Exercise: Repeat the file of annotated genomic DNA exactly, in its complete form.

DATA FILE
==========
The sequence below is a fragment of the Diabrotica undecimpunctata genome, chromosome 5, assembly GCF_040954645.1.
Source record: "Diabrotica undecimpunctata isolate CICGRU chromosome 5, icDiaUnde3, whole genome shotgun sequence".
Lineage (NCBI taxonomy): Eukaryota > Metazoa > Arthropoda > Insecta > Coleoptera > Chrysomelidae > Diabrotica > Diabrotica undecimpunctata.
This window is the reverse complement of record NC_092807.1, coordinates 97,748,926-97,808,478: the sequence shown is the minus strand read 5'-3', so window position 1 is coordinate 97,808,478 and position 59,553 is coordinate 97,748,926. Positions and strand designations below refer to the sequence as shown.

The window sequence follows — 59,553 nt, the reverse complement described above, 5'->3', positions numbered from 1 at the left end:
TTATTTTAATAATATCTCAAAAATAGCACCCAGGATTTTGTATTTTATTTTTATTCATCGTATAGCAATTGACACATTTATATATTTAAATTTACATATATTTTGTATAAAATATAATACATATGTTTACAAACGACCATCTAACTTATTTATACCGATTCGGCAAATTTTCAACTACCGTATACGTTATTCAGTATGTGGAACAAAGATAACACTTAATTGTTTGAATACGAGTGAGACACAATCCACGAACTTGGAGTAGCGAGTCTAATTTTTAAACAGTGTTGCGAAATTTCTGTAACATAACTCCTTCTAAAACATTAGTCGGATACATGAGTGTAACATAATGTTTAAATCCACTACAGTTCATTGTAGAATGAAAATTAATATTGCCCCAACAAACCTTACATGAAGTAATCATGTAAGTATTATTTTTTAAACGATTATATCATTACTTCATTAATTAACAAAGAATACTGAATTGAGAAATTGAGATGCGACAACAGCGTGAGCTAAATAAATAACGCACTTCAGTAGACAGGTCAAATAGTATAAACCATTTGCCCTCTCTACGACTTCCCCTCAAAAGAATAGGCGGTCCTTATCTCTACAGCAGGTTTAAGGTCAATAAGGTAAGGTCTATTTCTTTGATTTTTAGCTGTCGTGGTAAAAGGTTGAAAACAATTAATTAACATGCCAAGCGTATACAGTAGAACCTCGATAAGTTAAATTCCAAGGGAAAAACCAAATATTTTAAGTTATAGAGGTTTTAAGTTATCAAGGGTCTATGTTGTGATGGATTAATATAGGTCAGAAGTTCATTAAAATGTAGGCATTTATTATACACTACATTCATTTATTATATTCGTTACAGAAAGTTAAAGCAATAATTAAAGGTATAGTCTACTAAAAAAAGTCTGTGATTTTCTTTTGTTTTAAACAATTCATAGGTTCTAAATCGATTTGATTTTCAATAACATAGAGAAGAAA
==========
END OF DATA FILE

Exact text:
The sequence below is a fragment of the Diabrotica undecimpunctata genome, chromosome 5, assembly GCF_040954645.1.
Source record: "Diabrotica undecimpunctata isolate CICGRU chromosome 5, icDiaUnde3, whole genome shotgun sequence".
Lineage (NCBI taxonomy): Eukaryota > Metazoa > Arthropoda > Insecta > Coleoptera > Chrysomelidae > Diabrotica > Diabrotica undecimpunctata.
This window is the reverse complement of record NC_092807.1, coordinates 97,748,926-97,808,478: the sequence shown is the minus strand read 5'-3', so window position 1 is coordinate 97,808,478 and position 59,553 is coordinate 97,748,926. Positions and strand designations below refer to the sequence as shown.

The window sequence follows — 59,553 nt, the reverse complement described above, 5'->3', positions numbered from 1 at the left end:
TTATTTTAATAATATCTCAAAAATAGCACCCAGGATTTTGTATTTTATTTTTATTCATCGTATAGCAATTGACACATTTATATATTTAAATTTACATATATTTTGTATAAAATATAATACATATGTTTACAAACGACCATCTAACTTATTTATACCGATTCGGCAAATTTTCAACTACCGTATACGTTATTCAGTATGTGGAACAAAGATAACACTTAATTGTTTGAATACGAGTGAGACACAATCCACGAACTTGGAGTAGCGAGTCTAATTTTTAAACAGTGTTGCGAAATTTCTGTAACATAACTCCTTCTAAAACATTAGTCGGATACATGAGTGTAACATAATGTTTAAATCCACTACAGTTCATTGTAGAATGAAAATTAATATTGCCCCAACAAACCTTACATGAAGTAATCATGTAAGTATTATTTTTTAAACGATTATATCATTACTTCATTAATTAACAAAGAATACTGAATTGAGAAATTGAGATGCGACAACAGCGTGAGCTAAATAAATAACGCACTTCAGTAGACAGGTCAAATAGTATAAACCATTTGCCCTCTCTACGACTTCCCCTCAAAAGAATAGGCGGTCCTTATCTCTACAGCAGGTTTAAGGTCAATAAGGTAAGGTCTATTTCTTTGATTTTTAGCTGTCGTGGTAAAAGGTTGAAAACAATTAATTAACATGCCAAGCGTATACAGTAGAACCTCGATAAGTTAAATTCCAAGGGAAAAACCAAATATTTTAAGTTATAGAGGTTTTAAGTTATCAAGGGTCTATGTTGTGATGGATTAATATAGGTCAGAAGTTCATTAAAATGTAGGCATTTATTATACACTACATTCATTTATTATATTCGTTACAGAAAGTTAAAGCAATAATTAAAGGTATAGTCTACTAAAAAAAGTCTGTGATTTTCTTTTGTTTTAAACAATTCATAGGTTCTAAATCGATTTGATTTTCAATAACATAGAGAAGAAA